6.  Bacteria have not been identified in diseased animal tissues using a variety of testing methods9,10. DNA or RNA from a virus or bacteria has not been identified consistently in diseased animals.

Examining infected tissues under a microscope has not demonstrated that bacteria are present. If spiroplasma was the cause, genetic sequencing should be able to find the DNA or RNA for that bacteria in samples. Highly sensitive tests used only to amplify proteins has generated infectious prions11. Originally, Dr. Prusiner examined scrapie and found if he inactivated all DNA or RNA in the source material, when he infected experimental animals they still ended up diseased. If he got rid of all the proteins in the source material, the disease agent was no longer infectious2.

While prions still are challenging and there is still plenty to be learned, we would be taking a step backwards in the fight against CWD if we are distracted by nay-sayers. Hundreds of scientists are investigating prion diseases. The evidence is compelling.

“Based on the available data, the idea that prions consist of viruses or any other type of conventional micro-organism is simply untenable” Soto 201112. “These findings have proven beyond any doubt that the prion hypothesis was indeed correct. This does not mean that everything is known regarding prions. On the contrary, there are many outstanding questions still unanswered.”

While the public may become frustrated with the unanswered questions around CWD, the one thing we should agree on is stopping prions from being introduced to new areas. Prevention is our best strategy.

 

While this is not a comprehensive list of literature, it does provide background on some key points if you are interested in learning more:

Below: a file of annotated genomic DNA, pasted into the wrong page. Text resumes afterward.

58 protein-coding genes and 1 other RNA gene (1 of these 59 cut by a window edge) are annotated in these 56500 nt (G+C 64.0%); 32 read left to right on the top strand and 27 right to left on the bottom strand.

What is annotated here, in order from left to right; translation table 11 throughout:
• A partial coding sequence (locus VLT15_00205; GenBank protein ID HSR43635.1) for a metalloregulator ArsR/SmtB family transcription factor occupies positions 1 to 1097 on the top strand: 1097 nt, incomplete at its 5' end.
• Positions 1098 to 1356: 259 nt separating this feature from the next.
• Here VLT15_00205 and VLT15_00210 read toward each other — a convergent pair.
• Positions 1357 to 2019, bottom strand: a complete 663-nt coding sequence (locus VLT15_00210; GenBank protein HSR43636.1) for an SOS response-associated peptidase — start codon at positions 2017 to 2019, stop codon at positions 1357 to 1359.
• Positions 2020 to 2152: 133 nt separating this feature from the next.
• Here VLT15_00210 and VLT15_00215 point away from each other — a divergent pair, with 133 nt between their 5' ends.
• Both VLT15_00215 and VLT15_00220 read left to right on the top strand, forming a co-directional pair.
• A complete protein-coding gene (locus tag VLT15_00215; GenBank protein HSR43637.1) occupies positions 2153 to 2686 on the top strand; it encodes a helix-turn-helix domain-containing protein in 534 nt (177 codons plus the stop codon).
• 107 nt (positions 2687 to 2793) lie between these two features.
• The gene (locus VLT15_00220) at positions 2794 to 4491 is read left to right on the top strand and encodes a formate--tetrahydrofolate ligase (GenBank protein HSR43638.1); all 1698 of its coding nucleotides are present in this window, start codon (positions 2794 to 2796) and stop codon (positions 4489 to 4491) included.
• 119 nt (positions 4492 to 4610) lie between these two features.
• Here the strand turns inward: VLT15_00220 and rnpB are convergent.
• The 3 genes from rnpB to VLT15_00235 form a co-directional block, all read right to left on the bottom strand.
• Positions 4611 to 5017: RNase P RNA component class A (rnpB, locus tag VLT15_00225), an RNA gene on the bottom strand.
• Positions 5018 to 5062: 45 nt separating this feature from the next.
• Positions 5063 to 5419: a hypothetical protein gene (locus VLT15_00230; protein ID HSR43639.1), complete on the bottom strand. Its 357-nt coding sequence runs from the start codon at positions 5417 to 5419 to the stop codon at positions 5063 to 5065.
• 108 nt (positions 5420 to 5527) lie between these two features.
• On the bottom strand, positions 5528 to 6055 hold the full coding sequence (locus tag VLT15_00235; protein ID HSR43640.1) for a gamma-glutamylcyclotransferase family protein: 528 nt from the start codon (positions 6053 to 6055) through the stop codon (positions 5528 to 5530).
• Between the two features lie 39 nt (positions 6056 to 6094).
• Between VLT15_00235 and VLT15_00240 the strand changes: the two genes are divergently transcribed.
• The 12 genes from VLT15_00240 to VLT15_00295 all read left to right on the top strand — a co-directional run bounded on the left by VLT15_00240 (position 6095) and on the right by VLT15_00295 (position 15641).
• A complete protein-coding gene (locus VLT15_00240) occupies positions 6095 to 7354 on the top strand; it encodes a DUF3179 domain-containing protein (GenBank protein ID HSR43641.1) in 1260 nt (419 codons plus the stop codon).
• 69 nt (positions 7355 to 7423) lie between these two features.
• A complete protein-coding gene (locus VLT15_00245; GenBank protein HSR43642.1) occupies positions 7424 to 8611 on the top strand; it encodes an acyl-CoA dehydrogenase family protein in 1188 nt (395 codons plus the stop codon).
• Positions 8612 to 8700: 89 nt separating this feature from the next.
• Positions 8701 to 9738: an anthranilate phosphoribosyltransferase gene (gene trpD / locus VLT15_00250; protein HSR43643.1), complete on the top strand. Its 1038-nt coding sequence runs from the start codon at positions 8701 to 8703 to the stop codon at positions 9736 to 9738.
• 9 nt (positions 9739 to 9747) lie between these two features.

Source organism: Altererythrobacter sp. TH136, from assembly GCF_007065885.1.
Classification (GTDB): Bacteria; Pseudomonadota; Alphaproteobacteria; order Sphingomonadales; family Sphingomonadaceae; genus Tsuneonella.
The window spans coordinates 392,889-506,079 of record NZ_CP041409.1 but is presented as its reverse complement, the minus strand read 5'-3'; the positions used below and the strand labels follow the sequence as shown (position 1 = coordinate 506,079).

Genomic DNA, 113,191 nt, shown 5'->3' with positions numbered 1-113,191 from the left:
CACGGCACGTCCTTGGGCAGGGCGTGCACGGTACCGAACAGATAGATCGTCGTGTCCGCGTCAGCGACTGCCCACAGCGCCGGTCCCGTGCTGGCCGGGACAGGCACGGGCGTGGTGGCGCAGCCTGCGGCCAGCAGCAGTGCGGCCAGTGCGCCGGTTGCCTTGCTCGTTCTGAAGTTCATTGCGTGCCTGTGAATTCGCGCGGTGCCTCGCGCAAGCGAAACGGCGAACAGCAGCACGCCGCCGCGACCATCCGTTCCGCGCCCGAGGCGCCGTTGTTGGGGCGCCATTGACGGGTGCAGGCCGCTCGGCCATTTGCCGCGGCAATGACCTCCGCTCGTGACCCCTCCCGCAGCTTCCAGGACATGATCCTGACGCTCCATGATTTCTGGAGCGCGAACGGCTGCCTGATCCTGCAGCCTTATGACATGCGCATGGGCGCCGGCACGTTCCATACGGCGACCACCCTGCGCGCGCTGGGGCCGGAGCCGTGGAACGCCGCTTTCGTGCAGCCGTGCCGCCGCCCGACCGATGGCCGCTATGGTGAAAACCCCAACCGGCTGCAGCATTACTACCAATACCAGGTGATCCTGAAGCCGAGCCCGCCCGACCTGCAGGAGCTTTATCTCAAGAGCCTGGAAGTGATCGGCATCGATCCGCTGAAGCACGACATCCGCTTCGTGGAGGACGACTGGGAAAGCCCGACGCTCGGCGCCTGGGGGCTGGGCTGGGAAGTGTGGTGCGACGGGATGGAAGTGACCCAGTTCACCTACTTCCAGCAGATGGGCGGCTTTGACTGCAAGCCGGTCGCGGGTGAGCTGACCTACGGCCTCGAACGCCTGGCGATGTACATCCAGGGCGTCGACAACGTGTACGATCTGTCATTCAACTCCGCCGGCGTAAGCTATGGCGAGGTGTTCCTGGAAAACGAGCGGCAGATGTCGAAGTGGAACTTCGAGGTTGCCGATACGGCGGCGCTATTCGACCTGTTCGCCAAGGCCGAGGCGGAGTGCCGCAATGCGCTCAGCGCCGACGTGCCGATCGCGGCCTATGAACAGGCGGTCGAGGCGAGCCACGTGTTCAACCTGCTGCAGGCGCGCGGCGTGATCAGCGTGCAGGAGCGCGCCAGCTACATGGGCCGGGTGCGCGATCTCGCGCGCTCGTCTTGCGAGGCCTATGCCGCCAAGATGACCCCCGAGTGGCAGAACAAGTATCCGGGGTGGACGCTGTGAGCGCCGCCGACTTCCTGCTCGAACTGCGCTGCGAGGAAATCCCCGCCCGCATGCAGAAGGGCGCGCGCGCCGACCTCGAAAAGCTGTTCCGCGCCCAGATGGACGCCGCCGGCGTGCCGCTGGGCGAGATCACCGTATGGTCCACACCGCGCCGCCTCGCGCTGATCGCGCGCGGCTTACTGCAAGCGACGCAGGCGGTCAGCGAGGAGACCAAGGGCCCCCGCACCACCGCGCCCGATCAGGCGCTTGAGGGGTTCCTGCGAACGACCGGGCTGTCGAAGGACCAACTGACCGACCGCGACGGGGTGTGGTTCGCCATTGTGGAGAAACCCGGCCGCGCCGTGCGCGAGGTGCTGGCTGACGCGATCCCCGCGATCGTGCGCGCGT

1. Bastian FO. The Case for Involvement of Spiroplasma in the Pathogenesis of Transmissible Spongiform Encephalopathies. 2014;73(2):104-114.
  2. Prusiner SB. Novel Proteinaceous Infectious Particles Cause Scrapie. 1982;216(April).
  3. Sigurdson CJ, Aguzzi A. Chronic wasting disease. Biochim Biophys Acta. 2007;1772(6):610-618. doi:10.1016/j.bbadis.2006.10.010.
  4. Zabel MD, Avery AC. Prions — Not Your Immunologist’s Pathogen. 2015:1-7. doi:10.1371/journal.ppat.1004624.
  5. Hawkins SC, Simmons H, Gough KC, Maddison BC. Persistence of ovine scrapie infectivity in a farm environment following cleaning and decontamination. Vet Rec. October 2014:1-5. doi:10.1136/vr.102743.
  6. Georgsson G, Sigurdarson S, Brown P. Infectious agent of sheep scrapie may persist in the environment for at least 16 years. J Gen Virol. 2006;87(12):3737-3740. doi:10.1099/vir.0.82011-0.
  7. Richt JA, Kasinathan P, Hamir AN, et al. Production of cattle lacking prion protein. 2010;25(1):1-15. doi:10.1038/nbt1271.Production.
  8. Legname G. Synthetic mammalian prions. 2014;673(2004). doi:10.1126/science.1100195.
  9. Alexeeva I, Elliott EJ, Rollins S, Gasparich GE, Lazar J, Rohwer RG. Absence of Spiroplasma or Other Bacterial 16S rRNA Genes in Brain Tissue of Hamsters with Scrapie. 2006;44(1):91-97. doi:10.1128/JCM.44.1.91.
  10. Hamir AN, Greenlee JJ, Stanton TB, et al. mirum and transmissible mink encephalopathy (TME). 2011:18-24.
  11. Kim J, Cali I, Surewicz K, et al. Mammalian Prions Generated from Bacterially Expressed Prion Protein in the Absence of Any Mammalian Cofactors. 2010;285(19):14083-14087. doi:10.1074/jbc.C110.113464.
  12. Soto C. Prion Hypothesis: The end of the controversy? 2012;36(3):151-158. doi:10.1016/j.tibs.2010.11.001.Prion.